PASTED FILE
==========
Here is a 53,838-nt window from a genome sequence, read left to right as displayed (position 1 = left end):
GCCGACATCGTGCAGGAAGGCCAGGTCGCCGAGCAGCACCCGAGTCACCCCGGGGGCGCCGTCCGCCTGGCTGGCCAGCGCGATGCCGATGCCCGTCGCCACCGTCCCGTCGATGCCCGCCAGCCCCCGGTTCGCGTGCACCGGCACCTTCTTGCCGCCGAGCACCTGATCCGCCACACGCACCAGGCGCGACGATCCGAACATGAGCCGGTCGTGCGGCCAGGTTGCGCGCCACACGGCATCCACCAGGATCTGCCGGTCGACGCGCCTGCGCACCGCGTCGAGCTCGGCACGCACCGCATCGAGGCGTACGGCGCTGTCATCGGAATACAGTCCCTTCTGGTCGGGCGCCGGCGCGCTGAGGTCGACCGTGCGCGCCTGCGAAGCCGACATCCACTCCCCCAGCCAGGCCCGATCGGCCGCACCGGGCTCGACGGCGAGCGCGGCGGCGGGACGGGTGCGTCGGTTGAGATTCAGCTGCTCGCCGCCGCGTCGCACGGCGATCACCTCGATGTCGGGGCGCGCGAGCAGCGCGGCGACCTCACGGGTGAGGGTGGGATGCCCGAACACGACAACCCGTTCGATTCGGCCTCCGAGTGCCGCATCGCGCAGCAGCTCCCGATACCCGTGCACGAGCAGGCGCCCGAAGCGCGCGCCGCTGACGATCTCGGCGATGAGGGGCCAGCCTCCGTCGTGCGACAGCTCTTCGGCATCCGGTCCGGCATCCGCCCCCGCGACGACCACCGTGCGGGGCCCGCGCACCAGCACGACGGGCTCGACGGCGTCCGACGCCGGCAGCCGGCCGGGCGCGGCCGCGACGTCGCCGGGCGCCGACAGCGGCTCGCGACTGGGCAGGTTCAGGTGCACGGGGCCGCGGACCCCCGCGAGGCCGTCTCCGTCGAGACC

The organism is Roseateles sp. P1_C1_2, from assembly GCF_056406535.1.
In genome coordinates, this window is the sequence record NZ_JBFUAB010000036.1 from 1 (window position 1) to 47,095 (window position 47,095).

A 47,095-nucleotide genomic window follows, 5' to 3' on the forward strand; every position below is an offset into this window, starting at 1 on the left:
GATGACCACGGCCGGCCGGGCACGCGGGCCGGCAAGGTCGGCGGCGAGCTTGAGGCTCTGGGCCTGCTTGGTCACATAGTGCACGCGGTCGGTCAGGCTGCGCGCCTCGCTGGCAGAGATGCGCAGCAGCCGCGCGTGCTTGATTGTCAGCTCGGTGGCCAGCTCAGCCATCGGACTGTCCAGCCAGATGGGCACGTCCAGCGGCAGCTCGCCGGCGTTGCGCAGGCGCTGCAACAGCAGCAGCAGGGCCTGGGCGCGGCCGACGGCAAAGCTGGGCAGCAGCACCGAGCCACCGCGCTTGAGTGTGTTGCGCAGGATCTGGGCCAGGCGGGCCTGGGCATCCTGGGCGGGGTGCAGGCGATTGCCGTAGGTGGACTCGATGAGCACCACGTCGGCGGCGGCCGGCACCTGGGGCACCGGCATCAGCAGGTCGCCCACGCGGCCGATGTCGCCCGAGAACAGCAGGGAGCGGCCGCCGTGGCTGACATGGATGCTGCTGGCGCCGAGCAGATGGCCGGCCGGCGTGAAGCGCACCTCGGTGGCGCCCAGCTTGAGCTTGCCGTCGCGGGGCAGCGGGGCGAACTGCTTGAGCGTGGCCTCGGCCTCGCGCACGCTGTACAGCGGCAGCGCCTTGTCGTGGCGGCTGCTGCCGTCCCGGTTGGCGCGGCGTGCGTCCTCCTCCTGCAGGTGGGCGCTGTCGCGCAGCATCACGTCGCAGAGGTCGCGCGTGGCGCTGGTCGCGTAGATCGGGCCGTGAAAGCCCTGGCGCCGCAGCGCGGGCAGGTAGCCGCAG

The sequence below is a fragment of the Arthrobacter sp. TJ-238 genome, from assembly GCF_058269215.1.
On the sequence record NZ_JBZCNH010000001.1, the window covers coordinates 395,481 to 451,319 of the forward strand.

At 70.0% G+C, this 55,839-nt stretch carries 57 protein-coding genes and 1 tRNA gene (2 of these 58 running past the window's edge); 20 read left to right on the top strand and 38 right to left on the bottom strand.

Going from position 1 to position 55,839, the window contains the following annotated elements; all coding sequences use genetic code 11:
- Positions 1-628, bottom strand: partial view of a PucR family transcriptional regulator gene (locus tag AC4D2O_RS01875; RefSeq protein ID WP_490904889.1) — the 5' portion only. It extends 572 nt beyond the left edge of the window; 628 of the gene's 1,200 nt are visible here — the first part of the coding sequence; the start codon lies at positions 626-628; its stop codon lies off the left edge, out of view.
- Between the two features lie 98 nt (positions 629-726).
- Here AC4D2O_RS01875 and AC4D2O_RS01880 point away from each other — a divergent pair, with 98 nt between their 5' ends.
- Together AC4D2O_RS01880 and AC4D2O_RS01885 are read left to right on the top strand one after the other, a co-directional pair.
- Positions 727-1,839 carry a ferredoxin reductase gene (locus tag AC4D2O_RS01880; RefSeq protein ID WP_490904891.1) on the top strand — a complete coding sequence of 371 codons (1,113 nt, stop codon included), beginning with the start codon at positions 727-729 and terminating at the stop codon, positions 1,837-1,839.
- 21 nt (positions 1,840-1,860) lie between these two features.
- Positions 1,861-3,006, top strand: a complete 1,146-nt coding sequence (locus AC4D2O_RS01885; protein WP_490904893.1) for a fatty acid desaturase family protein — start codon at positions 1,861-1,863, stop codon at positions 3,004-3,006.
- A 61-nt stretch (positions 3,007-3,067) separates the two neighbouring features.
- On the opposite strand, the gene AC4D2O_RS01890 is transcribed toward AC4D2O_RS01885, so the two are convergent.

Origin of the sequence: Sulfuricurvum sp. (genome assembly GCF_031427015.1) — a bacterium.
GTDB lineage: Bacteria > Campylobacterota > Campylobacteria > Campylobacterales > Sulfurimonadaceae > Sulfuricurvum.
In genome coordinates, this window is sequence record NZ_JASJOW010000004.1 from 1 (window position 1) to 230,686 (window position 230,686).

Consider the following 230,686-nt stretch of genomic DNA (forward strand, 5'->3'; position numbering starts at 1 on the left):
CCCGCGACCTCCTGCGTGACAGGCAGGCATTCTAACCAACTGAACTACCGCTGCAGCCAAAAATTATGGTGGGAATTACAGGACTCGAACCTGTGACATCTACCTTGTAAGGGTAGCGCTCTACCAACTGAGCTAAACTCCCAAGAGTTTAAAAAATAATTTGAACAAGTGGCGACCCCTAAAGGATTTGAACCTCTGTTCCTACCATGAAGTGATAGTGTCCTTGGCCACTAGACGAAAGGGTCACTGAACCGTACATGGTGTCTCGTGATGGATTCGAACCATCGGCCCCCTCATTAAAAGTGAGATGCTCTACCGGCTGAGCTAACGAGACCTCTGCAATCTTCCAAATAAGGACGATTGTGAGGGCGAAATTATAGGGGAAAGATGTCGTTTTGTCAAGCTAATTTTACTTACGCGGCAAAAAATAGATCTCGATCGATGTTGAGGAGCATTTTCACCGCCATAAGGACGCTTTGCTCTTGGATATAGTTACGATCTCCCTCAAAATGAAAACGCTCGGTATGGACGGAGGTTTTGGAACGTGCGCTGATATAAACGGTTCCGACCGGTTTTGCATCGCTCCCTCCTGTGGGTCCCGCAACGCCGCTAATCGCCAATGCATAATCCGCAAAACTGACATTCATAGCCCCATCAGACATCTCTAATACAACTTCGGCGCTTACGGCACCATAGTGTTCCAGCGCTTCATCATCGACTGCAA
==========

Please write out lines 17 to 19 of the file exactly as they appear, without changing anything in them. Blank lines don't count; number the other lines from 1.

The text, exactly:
- Positions 1,861-3,006, top strand: a complete 1,146-nt coding sequence (locus AC4D2O_RS01885; protein WP_490904893.1) for a fatty acid desaturase family protein — start codon at positions 1,861-1,863, stop codon at positions 3,004-3,006.
- A 61-nt stretch (positions 3,007-3,067) separates the two neighbouring features.
- On the opposite strand, the gene AC4D2O_RS01890 is transcribed toward AC4D2O_RS01885, so the two are convergent.